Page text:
Actual Study Start Date : March 23, 2019
Estimated Primary Completion Date : March 23, 2021
Estimated Study Completion Date : March 23, 2021

Group/Cohort Intervention/treatment
Hear and treat
phone call, treatment, not attended
See and treat
Ambulance crew attended
Other: attendance by ambulance crew
hear, attendance, convey




Primary Outcome Measures :
  1. Attendances for alcohol and drug use [ Time Frame: Full data set 23/03/2019 compared to 22/03/2021 to look at interruption (lockdown) in the time series. ]
    Counts of attendances for alcohol and drug use by the East Midland's Ambulance Service over the time period. This will be a number per day of people attended.



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Ages Eligible for Study:   Child, Adult, Older Adult
Sexes Eligible for Study:   All
Accepts Healthy Volunteers:   Yes
Sampling Method:   Non-Probability Sample
Study Population
All people who ring 999 or 111 in an emergency.
Criteria

Inclusion Criteria:

  • Patient of any age
  • Patient requested ambulance attendance between 23rd March 2019 and 22nd March 2021
  • The patient record is held by East Midlands Ambulance Service
  • Patient records that have recorded a clinical impression related to alcohol and substance use will be included in the data set alongside a word search in the free text response box for the following words/phrases: narcotic, spice, mamba, alcohol, substance use, drug use, illicit drug, overdose, intoxication, intoxicated, drunk, high.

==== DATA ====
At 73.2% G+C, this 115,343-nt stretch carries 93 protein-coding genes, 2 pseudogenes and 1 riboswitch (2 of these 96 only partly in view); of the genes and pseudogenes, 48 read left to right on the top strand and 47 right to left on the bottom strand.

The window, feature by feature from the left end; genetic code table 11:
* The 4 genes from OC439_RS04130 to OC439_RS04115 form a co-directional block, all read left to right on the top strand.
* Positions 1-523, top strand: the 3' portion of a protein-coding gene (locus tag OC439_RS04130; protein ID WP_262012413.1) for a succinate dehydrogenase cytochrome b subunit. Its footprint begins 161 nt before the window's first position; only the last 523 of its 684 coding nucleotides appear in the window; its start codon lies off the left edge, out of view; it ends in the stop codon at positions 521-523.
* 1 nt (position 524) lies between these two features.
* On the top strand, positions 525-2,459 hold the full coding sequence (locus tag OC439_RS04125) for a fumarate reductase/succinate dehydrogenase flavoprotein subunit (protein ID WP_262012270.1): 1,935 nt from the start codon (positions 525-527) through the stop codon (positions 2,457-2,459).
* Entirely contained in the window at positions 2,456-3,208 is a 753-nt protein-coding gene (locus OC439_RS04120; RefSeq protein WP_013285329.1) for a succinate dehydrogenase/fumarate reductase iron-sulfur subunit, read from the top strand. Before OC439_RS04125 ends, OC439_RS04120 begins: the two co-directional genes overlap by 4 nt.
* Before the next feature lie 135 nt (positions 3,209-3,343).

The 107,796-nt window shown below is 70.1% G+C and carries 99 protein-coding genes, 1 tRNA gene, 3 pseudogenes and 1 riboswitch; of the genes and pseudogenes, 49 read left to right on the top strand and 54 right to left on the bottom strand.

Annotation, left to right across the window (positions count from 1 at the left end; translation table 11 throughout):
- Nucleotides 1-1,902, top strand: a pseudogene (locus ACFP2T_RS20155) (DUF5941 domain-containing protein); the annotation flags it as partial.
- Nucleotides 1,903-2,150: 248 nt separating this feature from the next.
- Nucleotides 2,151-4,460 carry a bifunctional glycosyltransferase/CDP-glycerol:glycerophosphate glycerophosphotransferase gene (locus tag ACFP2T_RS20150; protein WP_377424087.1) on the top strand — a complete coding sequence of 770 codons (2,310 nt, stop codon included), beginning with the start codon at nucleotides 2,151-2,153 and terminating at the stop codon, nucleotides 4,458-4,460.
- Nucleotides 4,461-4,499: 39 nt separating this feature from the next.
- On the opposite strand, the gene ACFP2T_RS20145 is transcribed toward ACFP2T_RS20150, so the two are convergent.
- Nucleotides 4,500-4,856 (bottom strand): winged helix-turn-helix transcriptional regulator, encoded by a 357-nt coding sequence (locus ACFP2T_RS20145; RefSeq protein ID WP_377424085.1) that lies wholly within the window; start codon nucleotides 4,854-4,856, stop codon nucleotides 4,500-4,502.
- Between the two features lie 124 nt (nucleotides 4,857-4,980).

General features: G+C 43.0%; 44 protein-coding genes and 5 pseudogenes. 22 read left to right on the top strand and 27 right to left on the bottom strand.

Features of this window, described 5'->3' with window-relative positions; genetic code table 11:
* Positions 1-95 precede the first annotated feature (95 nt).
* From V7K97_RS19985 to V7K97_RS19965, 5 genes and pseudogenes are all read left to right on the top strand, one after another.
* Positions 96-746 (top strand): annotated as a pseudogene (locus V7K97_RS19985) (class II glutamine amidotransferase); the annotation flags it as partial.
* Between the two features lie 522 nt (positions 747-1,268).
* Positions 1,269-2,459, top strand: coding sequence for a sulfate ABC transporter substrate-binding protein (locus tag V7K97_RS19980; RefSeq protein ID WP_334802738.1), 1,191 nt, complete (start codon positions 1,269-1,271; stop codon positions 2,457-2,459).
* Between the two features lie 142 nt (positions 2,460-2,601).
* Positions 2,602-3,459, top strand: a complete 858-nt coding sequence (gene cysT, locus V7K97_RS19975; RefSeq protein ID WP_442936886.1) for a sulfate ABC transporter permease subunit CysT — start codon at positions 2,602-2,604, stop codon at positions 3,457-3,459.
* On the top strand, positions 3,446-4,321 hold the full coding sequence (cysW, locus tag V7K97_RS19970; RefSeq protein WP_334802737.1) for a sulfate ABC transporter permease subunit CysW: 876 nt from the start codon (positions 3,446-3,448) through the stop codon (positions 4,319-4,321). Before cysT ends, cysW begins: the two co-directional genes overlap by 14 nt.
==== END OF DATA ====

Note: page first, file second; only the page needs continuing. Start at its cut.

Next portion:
Exclusion Criteria:

  • The patient record was outside of the indicated date range.
  • The patient record is not accessible via EMAS

Information from the National Library of Medicine

To learn more about this study, you or your doctor may contact the study research staff using the contact information provided by the sponsor.

Please refer to this study by its ClinicalTrials.gov identifier (NCT number): NCT04474444


Contacts
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Contact: Graham Law, PhD 07905008828 glaw@lincoln.ac.uk
Contact: Sam Lewis samlewis@lincoln.ac.uk

Locations
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United Kingdom
University of Lincoln Recruiting
Lincoln, United Kingdom, LN64PB
Contact: Graham Law, PhD    07905008828    glaw@lincoln.ac.uk   
Sponsors and Collaborators
University of Lincoln
Investigators
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Principal Investigator: Graham Law, PhD University of Lincoln
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Responsible Party: University of Lincoln
ClinicalTrials.gov Identifier: NCT04474444    
Other Study ID Numbers: ASAP01
First Posted: July 16, 2020    Key Record Dates
Last Update Posted: July 16, 2020
Last Verified: July 2020
Individual Participant Data (IPD) Sharing Statement:
Plan to Share IPD: No
Plan Description: There is no plan to share the IPD

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Studies a U.S. FDA-regulated Drug Product: No
Studies a U.S. FDA-regulated Device Product: No
Additional relevant MeSH terms:
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Emergencies
Alcoholic Intoxication
Alcohol Drinking
Disease Attributes
Pathologic Processes
Drinking Behavior
Alcohol-Related Disorders
Substance-Related Disorders
Chemically-Induced Disorders
Mental Disorders